These are fresh, vibrant and light dishes, little changed, it would seem, from the SE Asian home: ingredients grown on the family plot (and plenty of herbs) cooked quickly over charcoal, full of strong flavours and a variety of textures. Featuring salad, fish and noodles or rice, with chilli and fish sauce, it is close to the cuisine of its cousins in Vietnam or Thailand, but also quite distinct from either. 

Aubergine Salad - silken aubergine with a sharp lime sauce
Spicy Pork

In an interview in The Telegraph, Saiphin vividly describes her childhood growing up in Phetchabun (a province straddling the Laos / Thai border), and her memories capture something of the freshness that is the hallmark of the food in her new venture: 
"At lunchtime, we all ate sticky rice and papaya salad.
Green papaya grows easily in Thailand - every house has a tree at the back. We smashed the garlic with green or red chillis (we preferred the Laos style - really spicy) and added tomatoes, fish sauce and anchovies.
People in the village would gather the watch.
I loved it so much they called me the master of papaya, and every time I smell chilli and garlic it takes me straight back." 
Fragrant and spicy Pork Skewers
The sharing plates are substantial here, not the case everywhere.  A highlight is the sticky rice, a foil for the lighter, zesty flavours of the other plates; the brown rice (it is actually red) is especially good, nutty and full of flavour. There is a short wine list and cold beers or hot jasmine tea, but only one desert.

Brown and white sticky rice steamed in banana leaves

The decor is minimalist, a few old b/w photos giving the briefest flavour of South East Asia, but this is a pop-up after all, in a temporary space soon to be refurbished.  The emphasis overall is on the simple, but that does not mean the food lacks care or attention to detail, while the service is helpful (and patient with those less familiar with Laos) - an extra batch of Pork Skewers is quickly put together to take home, along with salad and dipping sauce.  

It does what it says on the tin.
 25 Gillingham Street


Sunday, 10 January 2016


The Kricket container at Pop Brixton
"We don't like Kricket, 
Oh no!  We love it!"  
(adapted from Dreadlock Holiday by 10CC)

So, the secret is out. The hidden gem that is Kricket has been revealed to all in the pre-Christmas edition of Time Out, its Keralan Fried Chicken selected at number 8 in the Top Ten Newcomers Dishes of 2015. The earlier Time Out review might have slipped by without too much notice, though they are consistently busy, but this will put Kricket properly on the map. 
Pop Brixton is the burgeoning container-unit yard just around the corner from the Village Market which sources its growing number of food stalls. The container-unit yard is constructed along the same lines as Box Park in Shoreditch, but is less less fashionista/commercial and more relaxed and food focussed.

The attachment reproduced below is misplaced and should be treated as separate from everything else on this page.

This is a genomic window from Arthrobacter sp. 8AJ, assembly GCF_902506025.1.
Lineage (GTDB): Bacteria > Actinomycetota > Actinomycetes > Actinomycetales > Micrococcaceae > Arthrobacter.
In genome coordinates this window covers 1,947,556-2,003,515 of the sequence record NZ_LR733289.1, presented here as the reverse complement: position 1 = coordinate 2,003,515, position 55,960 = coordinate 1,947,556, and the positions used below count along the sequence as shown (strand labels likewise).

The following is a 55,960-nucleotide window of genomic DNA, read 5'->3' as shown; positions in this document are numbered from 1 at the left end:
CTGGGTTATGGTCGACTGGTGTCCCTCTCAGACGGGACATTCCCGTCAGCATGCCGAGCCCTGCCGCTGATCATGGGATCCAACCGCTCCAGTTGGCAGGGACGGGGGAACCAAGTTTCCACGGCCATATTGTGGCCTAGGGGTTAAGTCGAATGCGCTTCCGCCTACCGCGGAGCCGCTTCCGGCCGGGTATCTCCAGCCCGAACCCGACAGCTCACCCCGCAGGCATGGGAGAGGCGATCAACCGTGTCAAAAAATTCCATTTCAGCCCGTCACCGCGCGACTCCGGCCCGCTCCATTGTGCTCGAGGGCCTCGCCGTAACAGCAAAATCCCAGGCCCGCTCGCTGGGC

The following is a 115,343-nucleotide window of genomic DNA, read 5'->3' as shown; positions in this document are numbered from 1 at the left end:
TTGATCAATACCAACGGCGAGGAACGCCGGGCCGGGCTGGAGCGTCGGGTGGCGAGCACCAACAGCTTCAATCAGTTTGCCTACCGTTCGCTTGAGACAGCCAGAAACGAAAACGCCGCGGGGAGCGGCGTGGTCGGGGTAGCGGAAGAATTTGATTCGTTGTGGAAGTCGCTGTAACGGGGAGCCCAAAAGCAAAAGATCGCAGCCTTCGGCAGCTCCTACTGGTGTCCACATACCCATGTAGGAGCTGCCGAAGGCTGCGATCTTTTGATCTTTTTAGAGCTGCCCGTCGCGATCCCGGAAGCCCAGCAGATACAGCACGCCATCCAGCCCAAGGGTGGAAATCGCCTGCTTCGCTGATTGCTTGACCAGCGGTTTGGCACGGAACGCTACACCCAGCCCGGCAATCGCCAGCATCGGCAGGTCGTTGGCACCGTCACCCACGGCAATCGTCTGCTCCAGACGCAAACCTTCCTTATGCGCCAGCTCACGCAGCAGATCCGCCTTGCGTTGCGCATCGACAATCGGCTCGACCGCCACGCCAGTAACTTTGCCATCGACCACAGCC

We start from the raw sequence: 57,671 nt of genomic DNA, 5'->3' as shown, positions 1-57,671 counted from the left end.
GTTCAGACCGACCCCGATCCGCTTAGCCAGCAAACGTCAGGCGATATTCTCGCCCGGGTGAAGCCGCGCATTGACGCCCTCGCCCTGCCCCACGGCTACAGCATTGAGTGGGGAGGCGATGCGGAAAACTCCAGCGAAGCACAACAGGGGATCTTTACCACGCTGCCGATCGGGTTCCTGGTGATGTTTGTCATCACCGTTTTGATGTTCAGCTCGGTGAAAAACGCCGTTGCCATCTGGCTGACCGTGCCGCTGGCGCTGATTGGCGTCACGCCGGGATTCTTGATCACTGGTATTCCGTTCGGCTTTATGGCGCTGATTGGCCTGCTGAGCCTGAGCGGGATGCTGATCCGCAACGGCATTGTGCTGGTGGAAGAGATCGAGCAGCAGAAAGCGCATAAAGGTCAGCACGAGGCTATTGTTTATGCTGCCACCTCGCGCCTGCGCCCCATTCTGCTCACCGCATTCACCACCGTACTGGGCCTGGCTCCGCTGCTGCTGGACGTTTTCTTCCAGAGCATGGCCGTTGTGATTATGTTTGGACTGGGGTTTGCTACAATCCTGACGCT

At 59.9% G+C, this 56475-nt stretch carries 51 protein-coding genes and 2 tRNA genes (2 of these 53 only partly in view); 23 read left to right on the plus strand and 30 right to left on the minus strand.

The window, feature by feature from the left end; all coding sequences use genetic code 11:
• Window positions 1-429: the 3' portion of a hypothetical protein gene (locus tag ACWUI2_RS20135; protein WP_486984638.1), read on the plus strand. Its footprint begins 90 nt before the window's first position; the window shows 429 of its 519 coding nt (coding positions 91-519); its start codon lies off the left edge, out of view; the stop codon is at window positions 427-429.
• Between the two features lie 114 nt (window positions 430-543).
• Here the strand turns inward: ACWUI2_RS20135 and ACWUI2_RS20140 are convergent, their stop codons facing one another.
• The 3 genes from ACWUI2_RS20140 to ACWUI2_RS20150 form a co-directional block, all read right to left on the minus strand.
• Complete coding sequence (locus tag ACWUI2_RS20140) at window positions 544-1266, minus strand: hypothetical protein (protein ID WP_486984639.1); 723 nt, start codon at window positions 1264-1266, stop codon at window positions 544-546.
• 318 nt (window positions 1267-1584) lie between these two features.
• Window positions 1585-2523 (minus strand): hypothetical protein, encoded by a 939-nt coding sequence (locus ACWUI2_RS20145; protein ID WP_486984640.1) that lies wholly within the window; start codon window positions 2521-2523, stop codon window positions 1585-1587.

Kricket serves up substantial "small plates" of light, highly flavoured Indian-style dishes. Attention to detail is considerable: the layers of contrasting textures add mouth-feel to the range of distinctive flavours; every dish attractively presented on earthen crockery and well garnished.

Bhel Puri

Bhel Puri: crisp and crunchy (think spicy rice crispies) and overlaid with rich, creamy yoghurt which contrasts with the sharp tamarind sauce.  The sprinkle of herb sprouts adds an extra perfumed flavour to the dish.

Smoked Aubergine

Smoked Aubergine: properly smoky but also smooth and rich; crisp papdi are ideal scooping up the fleshy goo of aubergine; crumbled peanuts add crunch, saltiness and sweetness.

Clove-Smoked Pigeon
Clove-Smoked Pigeon: subtle smoky clove flavours infuse the delicate flesh, matched with girolles, punchy garlic pickle and a raita flavoured with burnt grelot. Pomegranate seeds and micro herbs add further textures and flavours to this complex dish.

Goat Shoulder Raan
Goat Raan: perhaps the simplest dish, but that's not in any way a problem; tender meat is coated with a rich, spiced sauce, with wisps of heritage carrots adding a contrasting texture. Hearty and warming, this is a good winter dish.

The menu is not extensive (usually about eight plates and at least one desert, such as gulab jamum)  but everything is perfectly executed despite the tiny cooking and service space at the far end of the container. The service is friendly, knowledgeable and efficient.
Go quickly before the secret spreads or before Kricket moves on to a bigger space.